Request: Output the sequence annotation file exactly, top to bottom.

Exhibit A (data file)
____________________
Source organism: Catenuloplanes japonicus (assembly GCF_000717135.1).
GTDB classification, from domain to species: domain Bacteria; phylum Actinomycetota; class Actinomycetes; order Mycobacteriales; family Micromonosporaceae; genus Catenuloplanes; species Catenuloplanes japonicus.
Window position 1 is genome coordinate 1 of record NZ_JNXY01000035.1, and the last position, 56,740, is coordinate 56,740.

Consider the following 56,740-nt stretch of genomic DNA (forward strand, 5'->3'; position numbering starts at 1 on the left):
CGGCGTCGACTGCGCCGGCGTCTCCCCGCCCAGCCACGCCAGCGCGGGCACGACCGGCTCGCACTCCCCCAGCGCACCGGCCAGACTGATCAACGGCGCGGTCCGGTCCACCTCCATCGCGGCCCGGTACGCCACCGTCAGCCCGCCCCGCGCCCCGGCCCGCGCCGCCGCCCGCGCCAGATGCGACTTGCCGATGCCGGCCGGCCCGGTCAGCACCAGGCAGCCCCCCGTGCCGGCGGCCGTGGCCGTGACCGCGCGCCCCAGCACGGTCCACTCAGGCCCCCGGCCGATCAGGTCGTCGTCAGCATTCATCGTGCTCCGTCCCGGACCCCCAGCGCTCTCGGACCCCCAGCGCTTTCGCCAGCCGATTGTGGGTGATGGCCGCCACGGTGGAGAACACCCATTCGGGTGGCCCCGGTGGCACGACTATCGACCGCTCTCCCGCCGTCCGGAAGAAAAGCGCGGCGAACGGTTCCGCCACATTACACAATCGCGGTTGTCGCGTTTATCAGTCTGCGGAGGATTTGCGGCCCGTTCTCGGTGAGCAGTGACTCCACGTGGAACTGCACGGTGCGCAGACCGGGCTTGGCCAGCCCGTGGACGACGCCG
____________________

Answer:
Source organism: Catenuloplanes japonicus (assembly GCF_000717135.1).
GTDB classification, from domain to species: domain Bacteria; phylum Actinomycetota; class Actinomycetes; order Mycobacteriales; family Micromonosporaceae; genus Catenuloplanes; species Catenuloplanes japonicus.
Window position 1 is genome coordinate 1 of record NZ_JNXY01000035.1, and the last position, 56,740, is coordinate 56,740.

Consider the following 56,740-nt stretch of genomic DNA (forward strand, 5'->3'; position numbering starts at 1 on the left):
CGGCGTCGACTGCGCCGGCGTCTCCCCGCCCAGCCACGCCAGCGCGGGCACGACCGGCTCGCACTCCCCCAGCGCACCGGCCAGACTGATCAACGGCGCGGTCCGGTCCACCTCCATCGCGGCCCGGTACGCCACCGTCAGCCCGCCCCGCGCCCCGGCCCGCGCCGCCGCCCGCGCCAGATGCGACTTGCCGATGCCGGCCGGCCCGGTCAGCACCAGGCAGCCCCCCGTGCCGGCGGCCGTGGCCGTGACCGCGCGCCCCAGCACGGTCCACTCAGGCCCCCGGCCGATCAGGTCGTCGTCAGCATTCATCGTGCTCCGTCCCGGACCCCCAGCGCTCTCGGACCCCCAGCGCTTTCGCCAGCCGATTGTGGGTGATGGCCGCCACGGTGGAGAACACCCATTCGGGTGGCCCCGGTGGCACGACTATCGACCGCTCTCCCGCCGTCCGGAAGAAAAGCGCGGCGAACGGTTCCGCCACATTACACAATCGCGGTTGTCGCGTTTATCAGTCTGCGGAGGATTTGCGGCCCGTTCTCGGTGAGCAGTGACTCCACGTGGAACTGCACGGTGCGCAGACCGGGCTTGGCCAGCCCGTGGACGACGCCG